From Virtual to Reality: Dissecting Jennifer Steinkamp’s software-based installation

Shu-Wen Lin
The Electronic Media Review, Volume Five: 2017-2018


As a pioneer in media art, contemporary artist Jennifer Steinkamp is critically acclaimed for her abilities to weave digital media into large-scale installations that envelop the audience vis-a-vis streams of moving images. In this paper, I use Steinkamp’s animated installation Botanic that was exhibited in Times Square Arts: Midnight Moment as a case study. The goal is to discuss the implications of technological obsolescence; potential loss of quality during file re-formation and data migration, as well as pinpointing underlying threats in each stage —3D modeling, animation, rendering, and post-production—posed by incomplete documentation, missing digital components, and software incompatibility. From creation to completion, the complexity of Botanic not only presents technological challenges but also an ethical dilemma that contemporary conservators have been facing in the past few decades. 

To a certain extent, normalization of proprietary formats and data migration can help increase the sustainability of digital objects. However, the nature of Steinkamp’s Botanic involves CAD (Computer-Aid Design) software applications and computer-generated graphics that require meticulous care. Unless a comprehensive understanding of the born-digital objects and digital elements within the files is established–whether the element was intentionally created by the artist, is an unreproducible result by the system, or was automatically generated from software’s default settings–significant translation errors can occur during file re-formation. Through carefully disassembling the artist’s creation process, I attempt to focus on the internal structure and relationship between Maya, After Effects, scripts, and final deliverables.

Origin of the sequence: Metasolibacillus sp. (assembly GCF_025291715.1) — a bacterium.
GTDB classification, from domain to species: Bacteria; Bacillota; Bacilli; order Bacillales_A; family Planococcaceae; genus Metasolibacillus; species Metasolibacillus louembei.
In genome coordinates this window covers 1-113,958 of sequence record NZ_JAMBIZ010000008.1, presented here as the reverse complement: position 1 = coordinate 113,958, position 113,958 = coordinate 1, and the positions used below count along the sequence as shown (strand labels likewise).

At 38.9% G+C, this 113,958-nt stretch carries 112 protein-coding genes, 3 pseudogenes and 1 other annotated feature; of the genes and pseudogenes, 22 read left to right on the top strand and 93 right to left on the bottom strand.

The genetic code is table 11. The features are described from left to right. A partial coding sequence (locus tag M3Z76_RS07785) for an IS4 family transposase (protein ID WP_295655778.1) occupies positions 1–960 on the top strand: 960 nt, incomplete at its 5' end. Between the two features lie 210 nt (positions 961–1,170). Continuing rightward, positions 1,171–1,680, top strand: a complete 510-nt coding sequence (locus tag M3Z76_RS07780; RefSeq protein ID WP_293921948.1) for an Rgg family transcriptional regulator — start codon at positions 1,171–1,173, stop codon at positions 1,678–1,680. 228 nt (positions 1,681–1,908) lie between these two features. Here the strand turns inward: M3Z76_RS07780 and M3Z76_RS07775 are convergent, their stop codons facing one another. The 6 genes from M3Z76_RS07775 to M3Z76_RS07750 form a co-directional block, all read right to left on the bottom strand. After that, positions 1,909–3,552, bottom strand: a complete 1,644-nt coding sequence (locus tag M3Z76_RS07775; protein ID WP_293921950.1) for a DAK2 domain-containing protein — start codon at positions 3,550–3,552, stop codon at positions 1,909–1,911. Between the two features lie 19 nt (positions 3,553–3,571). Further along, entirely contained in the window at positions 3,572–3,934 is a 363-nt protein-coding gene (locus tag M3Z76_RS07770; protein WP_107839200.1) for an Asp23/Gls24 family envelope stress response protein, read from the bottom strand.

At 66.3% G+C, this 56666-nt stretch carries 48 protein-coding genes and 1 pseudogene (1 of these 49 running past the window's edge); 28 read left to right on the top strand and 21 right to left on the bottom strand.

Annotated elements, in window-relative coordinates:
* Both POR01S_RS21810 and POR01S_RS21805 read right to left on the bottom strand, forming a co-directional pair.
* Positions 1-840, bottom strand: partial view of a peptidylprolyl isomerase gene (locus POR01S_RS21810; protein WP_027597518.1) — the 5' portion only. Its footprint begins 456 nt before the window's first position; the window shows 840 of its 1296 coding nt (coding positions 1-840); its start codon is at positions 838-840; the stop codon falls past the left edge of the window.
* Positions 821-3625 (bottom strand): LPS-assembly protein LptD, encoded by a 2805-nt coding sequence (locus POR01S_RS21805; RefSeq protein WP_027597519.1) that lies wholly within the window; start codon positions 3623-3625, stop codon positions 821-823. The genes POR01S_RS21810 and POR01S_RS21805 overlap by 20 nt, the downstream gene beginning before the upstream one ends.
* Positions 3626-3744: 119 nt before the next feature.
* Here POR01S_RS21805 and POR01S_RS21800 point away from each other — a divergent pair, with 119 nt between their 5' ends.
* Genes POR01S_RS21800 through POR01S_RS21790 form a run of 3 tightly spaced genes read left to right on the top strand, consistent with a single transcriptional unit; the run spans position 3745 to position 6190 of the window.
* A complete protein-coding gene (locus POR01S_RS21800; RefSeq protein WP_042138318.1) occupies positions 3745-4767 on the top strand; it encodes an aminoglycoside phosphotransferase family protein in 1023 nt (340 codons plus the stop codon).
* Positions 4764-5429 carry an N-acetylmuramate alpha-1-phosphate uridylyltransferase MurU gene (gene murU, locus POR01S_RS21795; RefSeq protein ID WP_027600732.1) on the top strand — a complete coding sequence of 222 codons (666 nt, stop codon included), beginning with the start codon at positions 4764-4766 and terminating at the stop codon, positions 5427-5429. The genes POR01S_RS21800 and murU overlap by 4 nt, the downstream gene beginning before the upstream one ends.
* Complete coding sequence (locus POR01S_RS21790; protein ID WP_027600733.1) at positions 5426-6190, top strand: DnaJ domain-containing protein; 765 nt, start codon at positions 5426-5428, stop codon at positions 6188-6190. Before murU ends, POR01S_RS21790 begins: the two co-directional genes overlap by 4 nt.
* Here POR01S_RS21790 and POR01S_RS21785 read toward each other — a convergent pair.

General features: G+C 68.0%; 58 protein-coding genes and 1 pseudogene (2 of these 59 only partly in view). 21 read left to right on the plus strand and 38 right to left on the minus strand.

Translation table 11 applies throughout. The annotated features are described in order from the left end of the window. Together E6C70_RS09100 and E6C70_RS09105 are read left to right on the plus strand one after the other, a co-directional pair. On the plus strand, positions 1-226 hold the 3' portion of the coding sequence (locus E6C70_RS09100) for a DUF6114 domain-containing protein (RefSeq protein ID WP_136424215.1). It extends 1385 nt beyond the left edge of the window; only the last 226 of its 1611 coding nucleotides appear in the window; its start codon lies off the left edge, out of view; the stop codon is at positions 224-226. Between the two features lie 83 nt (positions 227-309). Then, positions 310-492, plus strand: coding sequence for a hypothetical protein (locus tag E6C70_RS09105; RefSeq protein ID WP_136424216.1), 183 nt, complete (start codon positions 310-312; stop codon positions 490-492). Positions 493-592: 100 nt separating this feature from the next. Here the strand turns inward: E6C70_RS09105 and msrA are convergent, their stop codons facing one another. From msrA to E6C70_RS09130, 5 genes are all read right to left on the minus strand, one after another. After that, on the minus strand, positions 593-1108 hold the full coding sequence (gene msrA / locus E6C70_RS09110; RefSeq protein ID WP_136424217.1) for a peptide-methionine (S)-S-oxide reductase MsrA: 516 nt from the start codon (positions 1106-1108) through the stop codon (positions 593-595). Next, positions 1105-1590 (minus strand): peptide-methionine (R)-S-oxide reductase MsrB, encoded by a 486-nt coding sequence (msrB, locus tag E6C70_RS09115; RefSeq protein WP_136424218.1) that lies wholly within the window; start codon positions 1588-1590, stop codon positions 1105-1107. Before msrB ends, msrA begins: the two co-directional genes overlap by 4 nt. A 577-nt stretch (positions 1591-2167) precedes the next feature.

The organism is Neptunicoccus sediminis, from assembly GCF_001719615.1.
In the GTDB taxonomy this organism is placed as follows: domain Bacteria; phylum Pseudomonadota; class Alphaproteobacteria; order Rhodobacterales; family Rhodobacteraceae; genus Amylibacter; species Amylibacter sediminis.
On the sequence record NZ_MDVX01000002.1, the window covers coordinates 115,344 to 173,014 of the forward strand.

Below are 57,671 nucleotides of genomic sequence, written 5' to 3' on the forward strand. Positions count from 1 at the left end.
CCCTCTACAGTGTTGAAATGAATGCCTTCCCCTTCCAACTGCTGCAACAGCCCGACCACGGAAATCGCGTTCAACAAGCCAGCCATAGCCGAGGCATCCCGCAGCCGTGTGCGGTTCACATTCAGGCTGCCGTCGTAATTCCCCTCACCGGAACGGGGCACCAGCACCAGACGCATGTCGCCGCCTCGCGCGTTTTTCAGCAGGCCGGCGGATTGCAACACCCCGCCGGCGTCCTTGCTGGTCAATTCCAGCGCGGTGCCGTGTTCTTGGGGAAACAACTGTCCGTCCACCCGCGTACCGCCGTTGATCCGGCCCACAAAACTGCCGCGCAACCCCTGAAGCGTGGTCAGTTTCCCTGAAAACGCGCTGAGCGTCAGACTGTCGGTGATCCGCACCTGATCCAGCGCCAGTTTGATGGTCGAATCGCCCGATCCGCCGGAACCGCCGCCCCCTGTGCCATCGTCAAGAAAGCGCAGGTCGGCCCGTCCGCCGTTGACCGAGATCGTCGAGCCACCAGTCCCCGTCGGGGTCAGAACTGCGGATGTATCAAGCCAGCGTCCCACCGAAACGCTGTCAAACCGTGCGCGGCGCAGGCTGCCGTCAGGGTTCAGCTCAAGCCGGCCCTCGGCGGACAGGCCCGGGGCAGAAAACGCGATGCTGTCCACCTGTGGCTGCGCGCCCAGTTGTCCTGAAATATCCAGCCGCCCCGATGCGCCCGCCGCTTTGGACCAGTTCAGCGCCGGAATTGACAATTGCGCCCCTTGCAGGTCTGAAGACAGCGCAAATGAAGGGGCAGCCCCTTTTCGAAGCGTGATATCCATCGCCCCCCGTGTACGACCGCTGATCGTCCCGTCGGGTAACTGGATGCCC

For this analysis, I provide recommendations from macro to micro to construct a documentation system that can help future caretakers to fully understand the creation process and the usage of different digital objects. The conservation actions enable information exchange across software and emphasize migration between different versions of the same system. I aim to add a certain level of compatibility to the file; and at the same time, preserve as much information as possible for future conservators to contextualize and make accurate interpretations of the geometric-centric artifacts. I strive to provide a risk assessment that will inform museum professionals as well as the artist herself to identify sustainability and compatibility of digital elements in order to build a documentation that can collect and preserve the whole spectrum of digital objects related to the piece.

Shu-Wen Lin
U.S. National Library of Medicine